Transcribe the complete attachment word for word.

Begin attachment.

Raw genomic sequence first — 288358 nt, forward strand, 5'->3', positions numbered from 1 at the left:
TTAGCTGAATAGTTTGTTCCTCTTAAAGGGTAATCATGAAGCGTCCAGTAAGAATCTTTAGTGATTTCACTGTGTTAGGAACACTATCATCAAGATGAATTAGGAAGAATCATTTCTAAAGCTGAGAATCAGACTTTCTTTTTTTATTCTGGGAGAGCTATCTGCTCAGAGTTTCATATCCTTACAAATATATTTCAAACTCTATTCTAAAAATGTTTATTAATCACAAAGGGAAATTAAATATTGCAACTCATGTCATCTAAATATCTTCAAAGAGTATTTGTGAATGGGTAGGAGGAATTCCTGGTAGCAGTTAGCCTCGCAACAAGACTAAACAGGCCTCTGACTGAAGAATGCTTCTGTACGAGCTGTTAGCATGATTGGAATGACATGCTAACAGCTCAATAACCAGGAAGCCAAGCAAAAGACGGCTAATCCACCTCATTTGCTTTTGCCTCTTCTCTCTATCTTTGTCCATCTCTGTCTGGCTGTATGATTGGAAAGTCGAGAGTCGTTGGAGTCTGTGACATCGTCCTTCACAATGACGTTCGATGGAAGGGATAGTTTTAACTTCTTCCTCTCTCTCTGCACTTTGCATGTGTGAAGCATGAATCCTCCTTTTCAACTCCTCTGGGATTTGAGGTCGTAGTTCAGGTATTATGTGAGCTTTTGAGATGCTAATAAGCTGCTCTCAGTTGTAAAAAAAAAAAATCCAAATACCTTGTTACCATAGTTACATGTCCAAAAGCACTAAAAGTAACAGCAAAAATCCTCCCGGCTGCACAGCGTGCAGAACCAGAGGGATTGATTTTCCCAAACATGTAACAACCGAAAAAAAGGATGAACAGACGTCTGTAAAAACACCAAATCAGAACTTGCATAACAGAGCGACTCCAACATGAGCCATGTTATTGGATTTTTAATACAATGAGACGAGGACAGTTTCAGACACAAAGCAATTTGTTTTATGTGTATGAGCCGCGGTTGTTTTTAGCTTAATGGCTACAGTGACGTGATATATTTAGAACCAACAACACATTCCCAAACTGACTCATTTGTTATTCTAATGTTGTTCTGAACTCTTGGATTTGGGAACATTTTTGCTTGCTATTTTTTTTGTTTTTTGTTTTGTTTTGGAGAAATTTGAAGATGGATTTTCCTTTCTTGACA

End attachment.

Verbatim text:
Raw genomic sequence first — 288358 nt, forward strand, 5'->3', positions numbered from 1 at the left:
TTAGCTGAATAGTTTGTTCCTCTTAAAGGGTAATCATGAAGCGTCCAGTAAGAATCTTTAGTGATTTCACTGTGTTAGGAACACTATCATCAAGATGAATTAGGAAGAATCATTTCTAAAGCTGAGAATCAGACTTTCTTTTTTTATTCTGGGAGAGCTATCTGCTCAGAGTTTCATATCCTTACAAATATATTTCAAACTCTATTCTAAAAATGTTTATTAATCACAAAGGGAAATTAAATATTGCAACTCATGTCATCTAAATATCTTCAAAGAGTATTTGTGAATGGGTAGGAGGAATTCCTGGTAGCAGTTAGCCTCGCAACAAGACTAAACAGGCCTCTGACTGAAGAATGCTTCTGTACGAGCTGTTAGCATGATTGGAATGACATGCTAACAGCTCAATAACCAGGAAGCCAAGCAAAAGACGGCTAATCCACCTCATTTGCTTTTGCCTCTTCTCTCTATCTTTGTCCATCTCTGTCTGGCTGTATGATTGGAAAGTCGAGAGTCGTTGGAGTCTGTGACATCGTCCTTCACAATGACGTTCGATGGAAGGGATAGTTTTAACTTCTTCCTCTCTCTCTGCACTTTGCATGTGTGAAGCATGAATCCTCCTTTTCAACTCCTCTGGGATTTGAGGTCGTAGTTCAGGTATTATGTGAGCTTTTGAGATGCTAATAAGCTGCTCTCAGTTGTAAAAAAAAAAAATCCAAATACCTTGTTACCATAGTTACATGTCCAAAAGCACTAAAAGTAACAGCAAAAATCCTCCCGGCTGCACAGCGTGCAGAACCAGAGGGATTGATTTTCCCAAACATGTAACAACCGAAAAAAAGGATGAACAGACGTCTGTAAAAACACCAAATCAGAACTTGCATAACAGAGCGACTCCAACATGAGCCATGTTATTGGATTTTTAATACAATGAGACGAGGACAGTTTCAGACACAAAGCAATTTGTTTTATGTGTATGAGCCGCGGTTGTTTTTAGCTTAATGGCTACAGTGACGTGATATATTTAGAACCAACAACACATTCCCAAACTGACTCATTTGTTATTCTAATGTTGTTCTGAACTCTTGGATTTGGGAACATTTTTGCTTGCTATTTTTTTTGTTTTTTGTTTTGTTTTGGAGAAATTTGAAGATGGATTTTCCTTTCTTGACA